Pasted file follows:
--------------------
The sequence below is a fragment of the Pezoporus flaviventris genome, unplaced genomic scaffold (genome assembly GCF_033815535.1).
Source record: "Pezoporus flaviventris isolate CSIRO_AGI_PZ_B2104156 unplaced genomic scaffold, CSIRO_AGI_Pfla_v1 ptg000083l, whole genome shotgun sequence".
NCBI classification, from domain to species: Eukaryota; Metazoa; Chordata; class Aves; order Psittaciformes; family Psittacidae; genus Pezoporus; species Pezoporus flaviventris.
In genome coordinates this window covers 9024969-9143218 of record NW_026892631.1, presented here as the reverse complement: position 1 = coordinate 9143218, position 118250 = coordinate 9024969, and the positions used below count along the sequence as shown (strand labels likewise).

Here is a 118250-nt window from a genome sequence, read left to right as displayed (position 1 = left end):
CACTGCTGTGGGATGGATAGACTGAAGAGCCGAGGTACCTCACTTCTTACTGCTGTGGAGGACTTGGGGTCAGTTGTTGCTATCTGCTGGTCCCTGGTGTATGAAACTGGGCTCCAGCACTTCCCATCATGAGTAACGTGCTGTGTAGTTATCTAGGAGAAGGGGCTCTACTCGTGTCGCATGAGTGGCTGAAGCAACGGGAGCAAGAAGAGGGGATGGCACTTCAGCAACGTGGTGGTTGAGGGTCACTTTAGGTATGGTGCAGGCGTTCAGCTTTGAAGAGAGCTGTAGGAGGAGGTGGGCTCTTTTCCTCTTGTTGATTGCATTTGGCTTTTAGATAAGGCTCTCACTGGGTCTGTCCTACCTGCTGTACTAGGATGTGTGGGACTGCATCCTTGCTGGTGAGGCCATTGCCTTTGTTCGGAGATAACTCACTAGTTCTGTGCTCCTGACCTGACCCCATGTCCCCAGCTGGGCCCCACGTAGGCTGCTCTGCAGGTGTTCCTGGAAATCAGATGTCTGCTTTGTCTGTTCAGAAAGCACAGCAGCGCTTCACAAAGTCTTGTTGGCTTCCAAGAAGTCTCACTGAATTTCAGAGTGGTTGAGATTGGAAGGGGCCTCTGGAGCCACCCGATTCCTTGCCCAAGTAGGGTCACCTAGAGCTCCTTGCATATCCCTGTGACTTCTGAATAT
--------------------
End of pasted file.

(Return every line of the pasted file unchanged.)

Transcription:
The sequence below is a fragment of the Pezoporus flaviventris genome, unplaced genomic scaffold (genome assembly GCF_033815535.1).
Source record: "Pezoporus flaviventris isolate CSIRO_AGI_PZ_B2104156 unplaced genomic scaffold, CSIRO_AGI_Pfla_v1 ptg000083l, whole genome shotgun sequence".
NCBI classification, from domain to species: Eukaryota; Metazoa; Chordata; class Aves; order Psittaciformes; family Psittacidae; genus Pezoporus; species Pezoporus flaviventris.
In genome coordinates this window covers 9024969-9143218 of record NW_026892631.1, presented here as the reverse complement: position 1 = coordinate 9143218, position 118250 = coordinate 9024969, and the positions used below count along the sequence as shown (strand labels likewise).

Here is a 118250-nt window from a genome sequence, read left to right as displayed (position 1 = left end):
CACTGCTGTGGGATGGATAGACTGAAGAGCCGAGGTACCTCACTTCTTACTGCTGTGGAGGACTTGGGGTCAGTTGTTGCTATCTGCTGGTCCCTGGTGTATGAAACTGGGCTCCAGCACTTCCCATCATGAGTAACGTGCTGTGTAGTTATCTAGGAGAAGGGGCTCTACTCGTGTCGCATGAGTGGCTGAAGCAACGGGAGCAAGAAGAGGGGATGGCACTTCAGCAACGTGGTGGTTGAGGGTCACTTTAGGTATGGTGCAGGCGTTCAGCTTTGAAGAGAGCTGTAGGAGGAGGTGGGCTCTTTTCCTCTTGTTGATTGCATTTGGCTTTTAGATAAGGCTCTCACTGGGTCTGTCCTACCTGCTGTACTAGGATGTGTGGGACTGCATCCTTGCTGGTGAGGCCATTGCCTTTGTTCGGAGATAACTCACTAGTTCTGTGCTCCTGACCTGACCCCATGTCCCCAGCTGGGCCCCACGTAGGCTGCTCTGCAGGTGTTCCTGGAAATCAGATGTCTGCTTTGTCTGTTCAGAAAGCACAGCAGCGCTTCACAAAGTCTTGTTGGCTTCCAAGAAGTCTCACTGAATTTCAGAGTGGTTGAGATTGGAAGGGGCCTCTGGAGCCACCCGATTCCTTGCCCAAGTAGGGTCACCTAGAGCTCCTTGCATATCCCTGTGACTTCTGAATAT